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L.A. Police Shooting Cases

August 21, 1994

* Re "LAPD Officers Faulted in 3 of 4 Shooting Cases," Aug. 14:

As a citizen and a Los Angeles Police Department reserve officer, I am disappointed that The Times would print such a headline and article. As a reserve officer, I have the unique opportunity to view police work as both an officer working once a week and a citizen who lives and works in Los Angeles. As a citizen, I have had nothing but positive encounters with the LAPD. In my capacity as a reserve officer working patrol assignments, I have observed only professional conduct by both my partners and other officers.

I recall an incident where my partner and I responded to a disturbance call only to be greeted by an obviously intoxicated individual holding a pistol in his right hand. Did we draw our weapons? Yes. Did we almost shoot him? Yes. Fortunately he dropped the pistol. Had we shot him, would your headline read "LAPD Shoots Man Armed with Starter's Pistol"? I ask, could your reporter or my partner and I have positively identified the weapon as "only a starter's pistol"? Would you want to make that decision? We were lucky he put it down. The suspect later explained that he had been arrested recently for fighting and was mad at the police. On more than this one occasion I have observed officers demonstrate cool-headed decision-making and fire control.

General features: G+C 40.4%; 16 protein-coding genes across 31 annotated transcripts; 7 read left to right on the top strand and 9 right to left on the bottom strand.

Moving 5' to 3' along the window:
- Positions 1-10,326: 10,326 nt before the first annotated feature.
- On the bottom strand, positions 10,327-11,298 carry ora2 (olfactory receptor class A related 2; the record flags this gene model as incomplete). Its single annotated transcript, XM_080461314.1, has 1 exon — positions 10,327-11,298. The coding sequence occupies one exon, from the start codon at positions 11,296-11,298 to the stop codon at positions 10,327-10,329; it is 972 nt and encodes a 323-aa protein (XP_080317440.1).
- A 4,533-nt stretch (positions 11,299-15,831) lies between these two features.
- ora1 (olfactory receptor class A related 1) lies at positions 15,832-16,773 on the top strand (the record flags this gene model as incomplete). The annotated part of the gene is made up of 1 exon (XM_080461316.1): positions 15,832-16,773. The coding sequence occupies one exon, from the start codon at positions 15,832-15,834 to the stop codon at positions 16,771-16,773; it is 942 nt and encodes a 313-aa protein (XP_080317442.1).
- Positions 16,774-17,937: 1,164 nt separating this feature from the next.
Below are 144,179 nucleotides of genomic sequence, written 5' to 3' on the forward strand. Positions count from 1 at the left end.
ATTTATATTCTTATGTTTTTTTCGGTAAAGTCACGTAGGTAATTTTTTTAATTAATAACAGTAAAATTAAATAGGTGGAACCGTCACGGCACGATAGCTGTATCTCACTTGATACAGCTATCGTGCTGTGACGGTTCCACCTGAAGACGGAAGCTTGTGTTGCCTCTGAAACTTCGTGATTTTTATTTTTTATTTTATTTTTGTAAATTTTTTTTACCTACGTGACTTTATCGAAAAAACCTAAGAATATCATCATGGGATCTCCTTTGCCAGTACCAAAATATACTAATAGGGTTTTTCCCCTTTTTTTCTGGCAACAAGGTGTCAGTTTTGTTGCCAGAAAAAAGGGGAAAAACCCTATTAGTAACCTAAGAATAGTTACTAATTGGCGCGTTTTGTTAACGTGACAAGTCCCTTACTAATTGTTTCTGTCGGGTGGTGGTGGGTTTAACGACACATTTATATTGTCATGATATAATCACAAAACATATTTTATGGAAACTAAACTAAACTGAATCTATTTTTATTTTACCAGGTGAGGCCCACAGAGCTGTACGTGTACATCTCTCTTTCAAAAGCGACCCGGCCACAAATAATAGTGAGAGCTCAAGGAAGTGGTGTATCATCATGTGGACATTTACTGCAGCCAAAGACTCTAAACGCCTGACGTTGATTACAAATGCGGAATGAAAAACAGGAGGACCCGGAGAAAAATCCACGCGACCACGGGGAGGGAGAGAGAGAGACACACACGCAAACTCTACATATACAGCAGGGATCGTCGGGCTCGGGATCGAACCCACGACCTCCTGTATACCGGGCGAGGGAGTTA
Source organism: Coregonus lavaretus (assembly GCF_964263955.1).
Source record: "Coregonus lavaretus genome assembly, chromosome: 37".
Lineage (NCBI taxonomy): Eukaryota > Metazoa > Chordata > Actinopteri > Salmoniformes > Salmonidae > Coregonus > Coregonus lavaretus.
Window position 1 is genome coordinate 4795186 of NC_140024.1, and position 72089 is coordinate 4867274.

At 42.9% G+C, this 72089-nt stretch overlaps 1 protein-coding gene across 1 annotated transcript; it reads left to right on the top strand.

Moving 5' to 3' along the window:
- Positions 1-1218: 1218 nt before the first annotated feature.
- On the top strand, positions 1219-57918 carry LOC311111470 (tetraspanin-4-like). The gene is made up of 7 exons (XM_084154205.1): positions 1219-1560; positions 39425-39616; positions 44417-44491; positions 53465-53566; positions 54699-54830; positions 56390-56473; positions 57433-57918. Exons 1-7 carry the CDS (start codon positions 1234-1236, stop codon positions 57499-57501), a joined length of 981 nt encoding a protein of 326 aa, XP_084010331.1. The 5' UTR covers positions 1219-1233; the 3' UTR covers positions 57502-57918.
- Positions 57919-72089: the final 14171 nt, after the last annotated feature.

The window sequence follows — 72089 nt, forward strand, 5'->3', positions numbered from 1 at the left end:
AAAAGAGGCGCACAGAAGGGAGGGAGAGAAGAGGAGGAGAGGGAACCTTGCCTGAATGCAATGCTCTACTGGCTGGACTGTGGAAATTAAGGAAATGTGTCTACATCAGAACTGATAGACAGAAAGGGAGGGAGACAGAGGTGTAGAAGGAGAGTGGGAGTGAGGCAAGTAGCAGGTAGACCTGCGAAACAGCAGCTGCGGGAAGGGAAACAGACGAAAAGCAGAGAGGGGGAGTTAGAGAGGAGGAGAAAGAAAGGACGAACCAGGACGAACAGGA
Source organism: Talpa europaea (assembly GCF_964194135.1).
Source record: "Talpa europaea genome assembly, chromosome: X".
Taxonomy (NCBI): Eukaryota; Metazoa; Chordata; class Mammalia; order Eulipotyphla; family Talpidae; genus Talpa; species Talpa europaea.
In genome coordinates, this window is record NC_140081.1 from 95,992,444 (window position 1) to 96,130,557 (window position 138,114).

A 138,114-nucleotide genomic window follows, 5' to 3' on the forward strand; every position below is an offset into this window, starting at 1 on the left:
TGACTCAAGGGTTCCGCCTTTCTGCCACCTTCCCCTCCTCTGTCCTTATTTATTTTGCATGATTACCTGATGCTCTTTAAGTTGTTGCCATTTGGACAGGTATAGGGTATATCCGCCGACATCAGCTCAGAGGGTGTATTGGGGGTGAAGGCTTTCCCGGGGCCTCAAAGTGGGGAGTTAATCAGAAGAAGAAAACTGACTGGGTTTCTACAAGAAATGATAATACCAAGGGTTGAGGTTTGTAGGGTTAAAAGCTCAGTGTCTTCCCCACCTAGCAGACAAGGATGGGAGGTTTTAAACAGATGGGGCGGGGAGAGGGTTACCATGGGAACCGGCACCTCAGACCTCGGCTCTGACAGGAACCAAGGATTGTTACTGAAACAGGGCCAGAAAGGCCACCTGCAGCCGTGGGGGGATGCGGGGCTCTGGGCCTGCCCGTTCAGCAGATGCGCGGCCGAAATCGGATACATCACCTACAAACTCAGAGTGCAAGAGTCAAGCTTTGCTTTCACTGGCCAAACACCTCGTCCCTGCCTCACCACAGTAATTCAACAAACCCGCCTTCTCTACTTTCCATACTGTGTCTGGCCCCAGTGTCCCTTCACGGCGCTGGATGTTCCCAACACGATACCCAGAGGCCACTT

The public should be pleased that the LAPD conducts shooting investigations. That an officer may be given some constructive criticism or recommended for training is not outrageous. Who does not require additional training or advice over the course of his/her career, no matter what the profession? Who has not ever asked what could have been done to do a better job?

Your article highlights shootings where what the officers thought was a weapon was in fact a comb or no weapon at all. What you fail to highlight is that the call sent to the officers may have stated that the suspect had a gun or other weapon. As officers respond to the scene, they have only the information that was given to them. If this information included that the suspect has a gun, and the suspect reaches into his/her waistband or pockets for what turns out to be a comb and is shot, the press might report that LAPD shot a suspect armed with a comb. Is this what happened? Yes. Is this accurate or the whole story? No.

JOHN McCARTHY

Los Angeles

* It would appear to me that the statistics cited represent a lot of overstressed police officers. One more time this comes back to an undersized Police Department doing an oversized job. More police officers on the street would provide more backup and more opportunity for an overwhelming show of force, hopefully negating the need for an escalation of deadly force.

I just wonder how long it's going to take Los Angeles to wake up and see how faint the "Thin Blue Line" really is?

BARRY A. LOWRY

Ridgecrest

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